eat sitting or standing

Sit Down to Enjoy Food

Set Your Meal Time Each Day

This is the first step towards good health and will help you feel more satisfied. Sitting down to eat at your meal time is an expression of our appreciation and respect for our food. Sitting down enables us to create order in our daily eating habits and it makes us more conscious of what we eat. The tendency is not to count the food we eat while standing. It just doesn’t enter our consciousness. In fact, we usually stand when eating the foods we really don’t want to eat or shouldn’t be eating.

If you tend to snack throughout the day, you will have trouble regulating your meal time and perhaps have some difficulty with weight control. Generally, we don’t realize how much food we ingest when we are eating constantly. Remember that many people eat not because they are hungry but out of a desire to soothe their nerves or calm their frustration. For them, food acts as a tranquilizer. You will become more aware of it if you sit down whenever you snack if this is true in your case. You may even decide you don’t really want to eat at that time.

Chinese medicine says that food has both physical aspects and chi (or energetic) aspects. If you want to absorb the energetic aspects of your food, your stomach must be in the bent position it takes when you are seated, not in the elongated position it assumes when you stand.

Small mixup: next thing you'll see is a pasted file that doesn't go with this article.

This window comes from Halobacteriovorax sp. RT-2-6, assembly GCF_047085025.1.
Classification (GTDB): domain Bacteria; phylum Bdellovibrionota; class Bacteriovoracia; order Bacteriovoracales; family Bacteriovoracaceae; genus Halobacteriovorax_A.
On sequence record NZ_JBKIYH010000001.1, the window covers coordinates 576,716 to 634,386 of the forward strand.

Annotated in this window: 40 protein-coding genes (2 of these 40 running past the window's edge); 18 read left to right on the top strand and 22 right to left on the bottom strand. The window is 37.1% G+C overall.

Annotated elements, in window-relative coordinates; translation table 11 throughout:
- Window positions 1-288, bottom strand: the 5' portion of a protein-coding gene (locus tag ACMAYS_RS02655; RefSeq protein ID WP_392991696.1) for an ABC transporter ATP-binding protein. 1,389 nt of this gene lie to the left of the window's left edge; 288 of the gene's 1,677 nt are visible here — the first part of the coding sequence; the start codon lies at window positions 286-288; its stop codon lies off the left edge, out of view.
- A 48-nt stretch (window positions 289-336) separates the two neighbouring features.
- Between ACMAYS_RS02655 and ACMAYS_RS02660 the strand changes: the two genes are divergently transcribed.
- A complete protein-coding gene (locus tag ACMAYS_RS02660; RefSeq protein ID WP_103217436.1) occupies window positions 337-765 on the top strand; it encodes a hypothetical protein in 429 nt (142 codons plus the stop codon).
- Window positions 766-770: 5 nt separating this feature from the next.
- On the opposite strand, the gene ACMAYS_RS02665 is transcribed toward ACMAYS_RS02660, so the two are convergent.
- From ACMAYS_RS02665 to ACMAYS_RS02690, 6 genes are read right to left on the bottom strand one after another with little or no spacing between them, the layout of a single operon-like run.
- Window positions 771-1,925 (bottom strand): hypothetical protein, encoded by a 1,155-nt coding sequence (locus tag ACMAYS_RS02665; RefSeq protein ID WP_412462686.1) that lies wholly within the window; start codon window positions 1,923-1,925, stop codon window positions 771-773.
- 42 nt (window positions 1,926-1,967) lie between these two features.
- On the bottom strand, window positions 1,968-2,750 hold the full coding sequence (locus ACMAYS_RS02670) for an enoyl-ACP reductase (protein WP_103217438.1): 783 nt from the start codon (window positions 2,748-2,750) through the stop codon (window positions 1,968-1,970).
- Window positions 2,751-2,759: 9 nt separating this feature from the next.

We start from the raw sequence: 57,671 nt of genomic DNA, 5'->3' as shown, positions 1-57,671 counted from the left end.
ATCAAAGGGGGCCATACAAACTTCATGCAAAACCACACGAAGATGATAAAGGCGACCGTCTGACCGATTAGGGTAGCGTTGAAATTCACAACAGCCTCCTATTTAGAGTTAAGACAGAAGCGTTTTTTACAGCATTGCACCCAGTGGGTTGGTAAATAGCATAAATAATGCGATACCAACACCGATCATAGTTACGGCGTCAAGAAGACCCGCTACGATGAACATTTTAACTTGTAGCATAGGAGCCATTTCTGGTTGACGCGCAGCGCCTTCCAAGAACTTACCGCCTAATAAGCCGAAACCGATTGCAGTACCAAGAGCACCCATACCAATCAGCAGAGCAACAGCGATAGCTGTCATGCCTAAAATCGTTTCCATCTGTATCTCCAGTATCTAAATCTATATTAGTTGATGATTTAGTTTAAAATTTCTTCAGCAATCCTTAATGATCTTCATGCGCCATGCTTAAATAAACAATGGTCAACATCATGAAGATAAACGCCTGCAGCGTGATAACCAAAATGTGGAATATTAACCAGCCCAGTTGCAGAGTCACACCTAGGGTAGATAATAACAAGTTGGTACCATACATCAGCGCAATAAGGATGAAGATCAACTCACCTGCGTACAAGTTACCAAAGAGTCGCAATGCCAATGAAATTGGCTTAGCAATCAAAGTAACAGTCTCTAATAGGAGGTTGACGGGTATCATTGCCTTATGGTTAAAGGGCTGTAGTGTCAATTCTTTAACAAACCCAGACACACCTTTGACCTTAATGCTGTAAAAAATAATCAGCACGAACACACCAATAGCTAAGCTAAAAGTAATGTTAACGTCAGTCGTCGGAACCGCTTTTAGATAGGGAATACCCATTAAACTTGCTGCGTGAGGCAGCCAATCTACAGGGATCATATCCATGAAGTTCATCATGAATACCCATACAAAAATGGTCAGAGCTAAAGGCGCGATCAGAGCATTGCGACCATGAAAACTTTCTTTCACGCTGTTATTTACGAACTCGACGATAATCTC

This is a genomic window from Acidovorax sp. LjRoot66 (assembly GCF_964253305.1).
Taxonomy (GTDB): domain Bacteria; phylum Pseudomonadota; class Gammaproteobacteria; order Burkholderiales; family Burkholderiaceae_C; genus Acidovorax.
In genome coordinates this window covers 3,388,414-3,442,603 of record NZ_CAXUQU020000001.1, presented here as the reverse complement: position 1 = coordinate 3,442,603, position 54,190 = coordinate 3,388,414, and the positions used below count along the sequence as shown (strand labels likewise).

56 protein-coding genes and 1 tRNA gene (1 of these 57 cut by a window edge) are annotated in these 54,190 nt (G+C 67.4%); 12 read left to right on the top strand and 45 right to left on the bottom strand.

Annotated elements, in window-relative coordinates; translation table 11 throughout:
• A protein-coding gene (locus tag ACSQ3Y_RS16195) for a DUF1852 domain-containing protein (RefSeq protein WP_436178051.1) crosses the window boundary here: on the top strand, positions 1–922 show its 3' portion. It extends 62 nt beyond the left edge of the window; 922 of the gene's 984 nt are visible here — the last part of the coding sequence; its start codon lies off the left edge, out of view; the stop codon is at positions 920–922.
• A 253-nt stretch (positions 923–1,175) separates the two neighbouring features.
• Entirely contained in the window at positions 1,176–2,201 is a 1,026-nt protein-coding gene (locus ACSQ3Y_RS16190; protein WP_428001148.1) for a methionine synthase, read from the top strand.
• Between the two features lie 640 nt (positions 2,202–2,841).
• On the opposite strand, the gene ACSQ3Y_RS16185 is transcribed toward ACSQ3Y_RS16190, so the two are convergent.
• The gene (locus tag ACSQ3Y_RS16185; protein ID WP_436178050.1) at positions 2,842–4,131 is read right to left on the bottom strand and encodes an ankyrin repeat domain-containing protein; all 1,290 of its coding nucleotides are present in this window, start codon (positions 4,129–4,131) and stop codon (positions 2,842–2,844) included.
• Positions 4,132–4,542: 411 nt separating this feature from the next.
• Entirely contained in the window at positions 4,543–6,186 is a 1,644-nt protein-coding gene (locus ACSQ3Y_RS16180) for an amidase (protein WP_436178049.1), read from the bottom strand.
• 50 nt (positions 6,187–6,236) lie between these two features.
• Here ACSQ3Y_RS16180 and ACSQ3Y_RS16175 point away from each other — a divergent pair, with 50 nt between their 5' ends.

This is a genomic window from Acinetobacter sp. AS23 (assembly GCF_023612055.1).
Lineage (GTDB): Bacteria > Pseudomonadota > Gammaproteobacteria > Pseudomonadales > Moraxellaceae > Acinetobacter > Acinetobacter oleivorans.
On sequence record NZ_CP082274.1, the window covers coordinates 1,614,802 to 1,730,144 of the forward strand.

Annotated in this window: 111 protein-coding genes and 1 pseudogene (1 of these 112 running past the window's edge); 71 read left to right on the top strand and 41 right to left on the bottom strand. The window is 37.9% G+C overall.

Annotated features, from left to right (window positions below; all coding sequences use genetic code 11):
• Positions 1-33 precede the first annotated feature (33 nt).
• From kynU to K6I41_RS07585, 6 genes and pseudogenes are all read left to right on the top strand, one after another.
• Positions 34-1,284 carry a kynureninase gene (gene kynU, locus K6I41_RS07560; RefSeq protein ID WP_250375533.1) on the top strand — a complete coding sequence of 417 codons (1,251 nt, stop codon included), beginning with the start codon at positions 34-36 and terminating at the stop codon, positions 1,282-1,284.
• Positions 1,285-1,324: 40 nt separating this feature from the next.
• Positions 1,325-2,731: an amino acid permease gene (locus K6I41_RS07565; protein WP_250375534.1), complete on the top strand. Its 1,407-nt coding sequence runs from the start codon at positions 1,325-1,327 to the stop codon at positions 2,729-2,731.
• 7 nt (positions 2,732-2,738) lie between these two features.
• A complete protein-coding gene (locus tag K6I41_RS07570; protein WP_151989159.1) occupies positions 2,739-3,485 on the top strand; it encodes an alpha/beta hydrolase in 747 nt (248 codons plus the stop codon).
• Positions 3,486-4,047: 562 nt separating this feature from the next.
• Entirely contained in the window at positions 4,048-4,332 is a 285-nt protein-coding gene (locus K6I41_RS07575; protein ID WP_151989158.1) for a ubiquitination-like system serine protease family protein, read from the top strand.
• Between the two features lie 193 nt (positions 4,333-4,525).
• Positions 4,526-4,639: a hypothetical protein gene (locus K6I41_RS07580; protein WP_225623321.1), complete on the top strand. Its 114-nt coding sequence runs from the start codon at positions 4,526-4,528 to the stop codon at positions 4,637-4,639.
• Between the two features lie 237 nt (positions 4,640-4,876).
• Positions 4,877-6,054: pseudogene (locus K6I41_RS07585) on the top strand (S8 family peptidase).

Meal Time Versus Active Time or Resting Time

As I see it, different positions are for different activities. Standing is for being active and productive; reclining, which is a receptive position, is for sleep, sex and rest; and sitting is a transitional position between the two postures.  We eat during the day so that we have the energy to be active. We sleep at night so that the body, using the food consumed during the day, can repair and maintain itself.

Sitting is the link between standing and lying down. Think about how the seated position aligns with eating. The seated position is the one in which the change between the external and internal environments, between giving out and taking in, occurs. Sitting is the position for receiving nourishment, for strengthening the ability to absorb, digest and assimilate food. It is also the position most congenial to the process of thinking. Try reading while standing up or lying down. Ideas are not as easily understood in these positions. So, whether we are talking about absorbing, digesting and assimilating food or ideas, sitting is unique.

If you eat while standing up, your stomach cannot accept the food properly. Standing interferes with the digestive process. When you sit down to eat you will be more conscious of what you are eating and also how much you are eating. Since sitting is a more relaxed position than standing, you will probably eat less food because you will be digesting what you have eaten more thoroughly and will be satisfied with smaller amounts.

The Relationship Between Sitting and Overeating

When you are seated and you overeat, often you don’t know it until you rise from the table. Then you think—oh- oh, I ate too much. In other words, what you are experiencing at that moment of awareness is a natural sensation of fullness. This gives you a gauge by which to measure how much is too much. However, when you stand to eat you never know when you’ve had enough. You lose your natural sense of how much food it takes to satisfy you.